Don’t forget to clean your hamster’s food and water bowls as well.
Keep Your Hamster Warm
Sick hamsters will often refuse to eat or drink and that can make them feel cold. Some may even go into hibernation, which is not a good thing for domestic hamsters.
You can put plenty of toilet paper in his cage and he will use it to make a nest where he can rest and get warm. Use unscented paper and tear it into strips before you put it in his habitat.
Another thing you can do is put a heating pad in his habitat. You can also use a heat lamp to warm the cage up. If you use a heat lamp, put a small house in your hamster’s habitat so he can escape the bright light.
Make sure that your hamster is warm but not too hot. Try to keep the temperature at around 70-85 degrees Fahrenheit (20-29 degrees Celsius). If you overheat the cage your pet can become stressed from the heat or even suffer from a heat stroke.
If your hamster lets you hold them for warmth and comfort. Wrap them in a small towel and get the hamster close to your body. They may curl up and sleep depending how much they trust you.
Provide Enough Food and Water
Even though your hamster is likely not going to eat or drink much if he is sick, you still need to make sure that he has plenty of fresh food and water available. In fact, you should try to get them to eat and drink small amounts.
To do this, put his food and water bowls close to him, preferably close to his nest. Some hamsters will feel lethargic or won’t have enough energy to come to their bowls. This way, your pet can eat without moving too much.
Try to feed your hamster high-protein foods. Protein can help your hamster get his strength back and recover if that’s possible. Some good choices include tofu, scrambled or hard-boiled eggs, yogurt with probiotics, bread soaked in milk and small bits of cooked chicken.
If they still aren’t eating you could try feeding them some food by giving it or placing it right next to them.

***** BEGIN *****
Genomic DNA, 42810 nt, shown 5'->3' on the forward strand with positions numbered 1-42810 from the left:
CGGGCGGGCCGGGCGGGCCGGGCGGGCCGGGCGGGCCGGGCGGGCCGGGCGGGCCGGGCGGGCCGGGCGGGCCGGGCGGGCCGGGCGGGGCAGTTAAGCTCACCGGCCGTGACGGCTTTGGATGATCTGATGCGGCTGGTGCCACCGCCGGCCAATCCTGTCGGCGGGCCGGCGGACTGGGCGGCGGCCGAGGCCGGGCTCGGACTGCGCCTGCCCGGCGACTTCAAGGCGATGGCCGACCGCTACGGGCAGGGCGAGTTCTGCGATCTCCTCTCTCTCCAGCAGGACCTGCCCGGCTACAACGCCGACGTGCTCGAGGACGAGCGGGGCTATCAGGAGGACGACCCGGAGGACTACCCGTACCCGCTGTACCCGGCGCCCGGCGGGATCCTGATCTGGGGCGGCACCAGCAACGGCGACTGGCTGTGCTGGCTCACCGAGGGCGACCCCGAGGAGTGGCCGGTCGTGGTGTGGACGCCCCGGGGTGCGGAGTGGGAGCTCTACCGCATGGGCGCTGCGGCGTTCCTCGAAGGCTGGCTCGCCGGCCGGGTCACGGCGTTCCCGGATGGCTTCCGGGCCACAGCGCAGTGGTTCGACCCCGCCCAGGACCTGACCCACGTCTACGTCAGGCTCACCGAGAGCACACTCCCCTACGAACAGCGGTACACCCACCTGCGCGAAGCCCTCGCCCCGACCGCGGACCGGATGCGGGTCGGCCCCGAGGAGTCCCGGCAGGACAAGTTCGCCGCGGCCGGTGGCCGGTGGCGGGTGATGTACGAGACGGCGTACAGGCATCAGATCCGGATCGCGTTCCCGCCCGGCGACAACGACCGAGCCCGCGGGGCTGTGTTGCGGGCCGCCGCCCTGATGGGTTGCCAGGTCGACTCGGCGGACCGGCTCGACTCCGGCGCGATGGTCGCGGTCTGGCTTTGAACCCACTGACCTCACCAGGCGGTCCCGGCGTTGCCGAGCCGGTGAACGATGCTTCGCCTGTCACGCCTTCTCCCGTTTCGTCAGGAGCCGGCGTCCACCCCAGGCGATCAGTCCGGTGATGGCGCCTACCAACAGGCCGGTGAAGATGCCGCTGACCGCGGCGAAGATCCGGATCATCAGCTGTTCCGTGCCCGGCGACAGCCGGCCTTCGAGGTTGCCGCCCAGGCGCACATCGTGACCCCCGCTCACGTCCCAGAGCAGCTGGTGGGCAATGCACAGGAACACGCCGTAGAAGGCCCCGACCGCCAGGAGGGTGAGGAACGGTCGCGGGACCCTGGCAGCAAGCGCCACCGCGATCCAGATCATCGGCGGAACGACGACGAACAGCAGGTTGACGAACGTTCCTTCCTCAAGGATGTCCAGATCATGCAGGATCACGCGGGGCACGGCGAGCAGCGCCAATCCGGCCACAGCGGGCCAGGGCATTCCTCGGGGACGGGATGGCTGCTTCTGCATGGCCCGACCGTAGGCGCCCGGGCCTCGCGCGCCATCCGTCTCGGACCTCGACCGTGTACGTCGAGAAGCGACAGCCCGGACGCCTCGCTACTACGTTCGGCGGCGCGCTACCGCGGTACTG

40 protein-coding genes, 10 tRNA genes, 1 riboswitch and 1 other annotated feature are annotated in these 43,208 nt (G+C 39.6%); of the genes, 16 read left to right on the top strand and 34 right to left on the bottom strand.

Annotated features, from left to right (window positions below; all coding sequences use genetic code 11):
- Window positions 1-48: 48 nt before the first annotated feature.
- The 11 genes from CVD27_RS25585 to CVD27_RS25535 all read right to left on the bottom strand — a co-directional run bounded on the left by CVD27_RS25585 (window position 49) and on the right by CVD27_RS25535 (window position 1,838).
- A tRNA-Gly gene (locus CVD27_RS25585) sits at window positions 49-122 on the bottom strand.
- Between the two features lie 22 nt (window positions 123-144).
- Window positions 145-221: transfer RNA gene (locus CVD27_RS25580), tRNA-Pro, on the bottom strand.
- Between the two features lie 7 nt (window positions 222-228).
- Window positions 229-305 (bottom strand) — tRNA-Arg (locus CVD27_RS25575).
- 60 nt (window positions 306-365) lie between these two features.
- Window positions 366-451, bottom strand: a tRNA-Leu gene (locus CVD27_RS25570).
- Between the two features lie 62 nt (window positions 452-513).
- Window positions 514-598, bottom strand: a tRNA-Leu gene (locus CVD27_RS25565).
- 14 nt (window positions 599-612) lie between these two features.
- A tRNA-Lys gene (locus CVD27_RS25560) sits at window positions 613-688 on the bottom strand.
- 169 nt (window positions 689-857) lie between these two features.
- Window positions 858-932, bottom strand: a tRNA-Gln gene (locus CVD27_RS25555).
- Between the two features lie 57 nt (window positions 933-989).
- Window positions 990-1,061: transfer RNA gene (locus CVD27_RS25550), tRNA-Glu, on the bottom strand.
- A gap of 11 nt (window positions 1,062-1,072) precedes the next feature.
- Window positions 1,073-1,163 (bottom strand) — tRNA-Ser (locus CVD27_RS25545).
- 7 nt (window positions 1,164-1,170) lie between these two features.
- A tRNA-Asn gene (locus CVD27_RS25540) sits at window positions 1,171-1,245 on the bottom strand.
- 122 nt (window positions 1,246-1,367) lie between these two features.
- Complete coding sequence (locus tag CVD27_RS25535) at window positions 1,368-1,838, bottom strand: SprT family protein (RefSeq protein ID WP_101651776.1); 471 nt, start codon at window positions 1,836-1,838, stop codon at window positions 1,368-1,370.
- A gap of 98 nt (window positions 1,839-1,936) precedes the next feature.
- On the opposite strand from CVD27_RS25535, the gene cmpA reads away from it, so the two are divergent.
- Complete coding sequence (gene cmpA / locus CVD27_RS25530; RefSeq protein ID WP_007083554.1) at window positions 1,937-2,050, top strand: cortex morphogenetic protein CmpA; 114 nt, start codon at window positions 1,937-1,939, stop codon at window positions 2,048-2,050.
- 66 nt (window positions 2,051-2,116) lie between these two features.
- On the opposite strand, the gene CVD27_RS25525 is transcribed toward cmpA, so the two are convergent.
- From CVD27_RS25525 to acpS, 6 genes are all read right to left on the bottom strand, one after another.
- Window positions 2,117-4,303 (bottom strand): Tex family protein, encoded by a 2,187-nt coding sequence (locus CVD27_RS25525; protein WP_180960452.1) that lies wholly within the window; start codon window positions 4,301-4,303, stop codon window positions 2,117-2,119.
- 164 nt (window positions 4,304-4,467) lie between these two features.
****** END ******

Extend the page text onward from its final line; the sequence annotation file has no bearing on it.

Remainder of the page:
Perhaps more important than getting enough food for an ailing hamster is getting enough liquid to stay hydrated, especially water. Make sure that your hamster always has a source of fresh water. You can also feed him fruits that have a lot of water in them, like pears and apples.
Help Your Hamster Eat
If your hamster won’t eat or drink even when you provide him with all the food and water, you may try to feed him by hand or syringe to ensure that he gets the vital liquids and nutrients.
Put small pieces of food on your hands to see if your hamster will take it. Be patient with him and give him time to eat. You may try to stroke your furry friend and talk to him to make him more comfortable as you try to feed him.
If this doesn’t work, you can try a 1cc syringe to give your hamster liquids and baby food. Put the syringe in the corner of his mouth, just behind his front teeth and depress the plunger.
Sometimes, there is nothing you can do to help your hamster. When death is inevitable, you might want to take euthanization into consideration, especially if your hamster is in pain and you don’t want to see him suffer.
Euthanization is when you get a vet to put your pet down because they are in so much pain.
While this decision is never easy, it is often right. Putting your hamster down is often the best thing for them. Work with your vet to decide when the time is right and how to do it.
How do you save a dying hamster? Once your hamster has started to die from old age, there isn’t much you can do. Move your hamster to a quiet warm location and try to make sure they are comfortable.
What causes a hamster to die suddenly? Cardiomyopathy can cause your hamster to die suddenly. It is a disease on the heart that can affect hamsters of all ages.
Do hamsters die with their eyes open? It depends, hamsters have been known to die with their eyes open and also with them closed.